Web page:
Students prowl network for jobs

In life, people look foward to many events.

One is being accepted to a college or university. Another is graduating with a degree. But the most important may be finding a job.

As the economy has entered a recession, many recent graduates are finding it difficult to find work.

‘When I entered college after the military, the economy was robust and I had very high hopes,’ business alumnus Phil Butcher said. ‘For the last year or so, those hopes had somewhat faded as we have entered a recession.’

Labor economists say the unemployment rate for workers with a bachelor’s degree or higher is poised to hit a record high this year. This recession is so far-reaching, few are immune from the consequences.

According to The Washington Post, the unemployment rate among workers with a college degree or higher reached 3.1 percent before the end of 2008.

Since the unemployment rate tends to lag behind other economic indicators, analysts believe unemployment among college-educated workers is likely to surpass 4 percent. This would be the highest rate since the Bureau of Labor Statistics began tracking unemployment by education level in 1970.

Communication alumna Linda Pram said the suffering economy makes finding jobs a hard task, especially for someone with a college degree.

‘I have a college degree and yet, I am working at my cousin’s supermarket,’ Pram said. ‘I do not enjoy it at all, but I have to stay because it is my only source of income. I need to make some kind of money to pay off loans.’

According to the Bureau of Labor Statistics, the number of unemployed increased by 787,000 in May, making the total number 14.5 million.

Since the start of the recession in December 2007, the number of unemployed has risen by 7 million, and the unemployment rate has grown by 4.5 percentage points.

The metro areas with the largest over-the-year percentage declines in employment are Detroit, Phoenix and Charlotte N.C. Houston is not immune to the recession either.

‘Our state’s economy has been fairly resilient during these months of economic uncertainty, but the national economic storm has reached Texas,’ Texas Workforce Commission Chairman Tom Pauken told the Houston Business Journal. ‘The challenge we face now is to minimize the impact of the national trends by continuing to promote our strong business climate and address the skills needs of Texas employers.’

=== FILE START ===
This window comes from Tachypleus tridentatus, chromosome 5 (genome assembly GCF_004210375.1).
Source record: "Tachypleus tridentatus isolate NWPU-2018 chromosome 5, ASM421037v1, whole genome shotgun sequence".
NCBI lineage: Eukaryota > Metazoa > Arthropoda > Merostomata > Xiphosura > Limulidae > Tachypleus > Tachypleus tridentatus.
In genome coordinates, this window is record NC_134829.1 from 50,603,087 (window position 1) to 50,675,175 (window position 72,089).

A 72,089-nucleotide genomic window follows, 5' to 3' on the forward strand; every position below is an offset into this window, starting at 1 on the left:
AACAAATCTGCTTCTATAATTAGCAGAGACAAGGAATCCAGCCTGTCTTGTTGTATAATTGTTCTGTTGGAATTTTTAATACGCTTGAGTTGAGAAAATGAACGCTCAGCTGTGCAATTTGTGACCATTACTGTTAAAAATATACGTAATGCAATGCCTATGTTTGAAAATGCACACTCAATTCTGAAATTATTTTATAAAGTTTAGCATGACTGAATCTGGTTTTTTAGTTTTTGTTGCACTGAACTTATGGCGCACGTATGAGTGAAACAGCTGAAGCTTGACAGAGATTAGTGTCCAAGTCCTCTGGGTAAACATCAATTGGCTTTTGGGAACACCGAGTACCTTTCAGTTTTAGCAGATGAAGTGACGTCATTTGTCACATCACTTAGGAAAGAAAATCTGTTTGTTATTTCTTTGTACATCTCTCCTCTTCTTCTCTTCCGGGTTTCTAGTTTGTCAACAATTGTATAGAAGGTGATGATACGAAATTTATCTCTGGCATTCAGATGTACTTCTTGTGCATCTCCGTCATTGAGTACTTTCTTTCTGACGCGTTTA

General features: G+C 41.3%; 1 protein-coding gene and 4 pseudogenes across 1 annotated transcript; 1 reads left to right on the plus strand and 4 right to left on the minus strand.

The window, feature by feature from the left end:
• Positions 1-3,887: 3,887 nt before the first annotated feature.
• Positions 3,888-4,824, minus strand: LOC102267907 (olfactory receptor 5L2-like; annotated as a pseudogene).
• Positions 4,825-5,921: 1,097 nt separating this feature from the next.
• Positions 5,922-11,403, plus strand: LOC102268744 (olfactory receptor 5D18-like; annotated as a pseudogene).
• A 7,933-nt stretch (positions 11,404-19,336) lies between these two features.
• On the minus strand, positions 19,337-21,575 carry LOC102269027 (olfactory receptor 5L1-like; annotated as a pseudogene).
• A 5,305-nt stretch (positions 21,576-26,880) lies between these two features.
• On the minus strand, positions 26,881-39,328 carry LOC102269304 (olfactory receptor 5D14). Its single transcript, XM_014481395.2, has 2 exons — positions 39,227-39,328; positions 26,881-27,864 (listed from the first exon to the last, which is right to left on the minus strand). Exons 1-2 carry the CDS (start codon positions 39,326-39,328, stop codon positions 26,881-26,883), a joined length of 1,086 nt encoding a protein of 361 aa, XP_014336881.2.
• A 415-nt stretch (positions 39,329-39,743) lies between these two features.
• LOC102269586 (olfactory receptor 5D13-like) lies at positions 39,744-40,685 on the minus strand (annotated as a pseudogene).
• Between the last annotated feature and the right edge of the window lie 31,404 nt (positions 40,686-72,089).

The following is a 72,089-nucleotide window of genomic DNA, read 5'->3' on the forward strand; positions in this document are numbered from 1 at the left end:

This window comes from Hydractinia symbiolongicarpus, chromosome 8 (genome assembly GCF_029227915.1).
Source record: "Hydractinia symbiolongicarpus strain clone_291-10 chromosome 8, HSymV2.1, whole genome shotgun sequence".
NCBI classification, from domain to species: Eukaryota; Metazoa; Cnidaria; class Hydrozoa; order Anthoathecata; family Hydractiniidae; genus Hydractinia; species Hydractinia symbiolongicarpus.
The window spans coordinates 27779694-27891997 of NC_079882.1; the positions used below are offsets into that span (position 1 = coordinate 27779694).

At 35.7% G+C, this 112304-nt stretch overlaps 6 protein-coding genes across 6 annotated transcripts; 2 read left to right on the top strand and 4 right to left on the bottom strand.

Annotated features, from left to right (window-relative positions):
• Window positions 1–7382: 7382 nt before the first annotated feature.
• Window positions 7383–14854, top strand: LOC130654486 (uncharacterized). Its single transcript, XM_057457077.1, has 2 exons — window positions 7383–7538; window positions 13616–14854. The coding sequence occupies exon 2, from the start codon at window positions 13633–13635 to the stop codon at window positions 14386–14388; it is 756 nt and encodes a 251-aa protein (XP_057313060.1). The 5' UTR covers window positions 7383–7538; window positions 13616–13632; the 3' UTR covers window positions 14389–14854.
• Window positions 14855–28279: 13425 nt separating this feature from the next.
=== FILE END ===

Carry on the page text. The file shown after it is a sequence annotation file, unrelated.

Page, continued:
TWC said the unemployment rate in the Houston-Sugar Land-Baytown region held steady at 5.5 percent.

According to a report prepared for the U.S. Conference of Mayors, Houston could lose close to 44,000 jobs this year. It also forecasts that the city could experience an area-wide unemployment rate of 6.6 percent before the end of 2009.

Despite the gloomy numbers, there are ways to combat the recession in the job market.
Butcher said he feels confident about finding a job because of his involvement in student organizations while he attended UH.

‘While interning for a marketing consultant, I learned about the value of networking when she took me to some events with a professional organization,’ Butcher said. ‘This organization started a student chapter at UH recently and I’ve been working with them for the past semester.’

The organization is called The Society for Marketing Professional Services or SMPS. It is for people who work in marketing in the architecture, engineering and construction industries. Any student at UH can join SMPS.

Students who are not majoring in those industries can still find work by networking with other organizations.

‘I feel that networking is crucial for finding a job,’ Butcher said. ‘Networking allows you to meet a variety of people and it gives those looking for a job other resources besides things like CareerBuilder and Monster, or even the school’s own career center.’
Butcher said networking is the key to accelerate and sustain success for any individual or organization.

‘I feel like all of these things put you in the position of a little fish in a big pond, competing against hundreds of maybe even thousands of other applicants,’ Butcher said. ‘Networking can give you access to jobs that are not posted on these Web sites, or possibly a head start on other applicants.’

For more information about the Society for Marketing Professional Services of Houston, visit or e-mail [email protected]

Leave a Comment